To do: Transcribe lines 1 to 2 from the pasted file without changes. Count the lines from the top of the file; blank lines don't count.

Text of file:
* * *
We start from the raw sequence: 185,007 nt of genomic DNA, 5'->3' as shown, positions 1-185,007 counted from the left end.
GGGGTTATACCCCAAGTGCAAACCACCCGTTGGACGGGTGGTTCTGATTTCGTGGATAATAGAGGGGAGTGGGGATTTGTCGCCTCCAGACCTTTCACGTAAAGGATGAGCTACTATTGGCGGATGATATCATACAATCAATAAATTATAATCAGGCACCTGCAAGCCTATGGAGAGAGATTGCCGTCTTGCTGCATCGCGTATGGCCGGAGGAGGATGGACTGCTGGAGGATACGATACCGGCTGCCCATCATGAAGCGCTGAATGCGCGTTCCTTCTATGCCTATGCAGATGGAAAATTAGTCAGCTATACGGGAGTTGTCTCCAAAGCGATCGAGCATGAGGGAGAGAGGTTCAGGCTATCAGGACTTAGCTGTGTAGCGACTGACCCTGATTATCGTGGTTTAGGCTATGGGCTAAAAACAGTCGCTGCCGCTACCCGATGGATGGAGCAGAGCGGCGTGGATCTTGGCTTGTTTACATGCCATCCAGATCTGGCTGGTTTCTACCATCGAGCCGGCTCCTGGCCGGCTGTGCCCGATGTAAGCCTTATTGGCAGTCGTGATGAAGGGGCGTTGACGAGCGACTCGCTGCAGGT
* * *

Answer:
We start from the raw sequence: 185,007 nt of genomic DNA, 5'->3' as shown, positions 1-185,007 counted from the left end.
GGGGTTATACCCCAAGTGCAAACCACCCGTTGGACGGGTGGTTCTGATTTCGTGGATAATAGAGGGGAGTGGGGATTTGTCGCCTCCAGACCTTTCACGTAAAGGATGAGCTACTATTGGCGGATGATATCATACAATCAATAAATTATAATCAGGCACCTGCAAGCCTATGGAGAGAGATTGCCGTCTTGCTGCATCGCGTATGGCCGGAGGAGGATGGACTGCTGGAGGATACGATACCGGCTGCCCATCATGAAGCGCTGAATGCGCGTTCCTTCTATGCCTATGCAGATGGAAAATTAGTCAGCTATACGGGAGTTGTCTCCAAAGCGATCGAGCATGAGGGAGAGAGGTTCAGGCTATCAGGACTTAGCTGTGTAGCGACTGACCCTGATTATCGTGGTTTAGGCTATGGGCTAAAAACAGTCGCTGCCGCTACCCGATGGATGGAGCAGAGCGGCGTGGATCTTGGCTTGTTTACATGCCATCCAGATCTGGCTGGTTTCTACCATCGAGCCGGCTCCTGGCCGGCTGTGCCCGATGTAAGCCTTATTGGCAGTCGTGATGAAGGGGCGTTGACGAGCGACTCGCTGCAGGT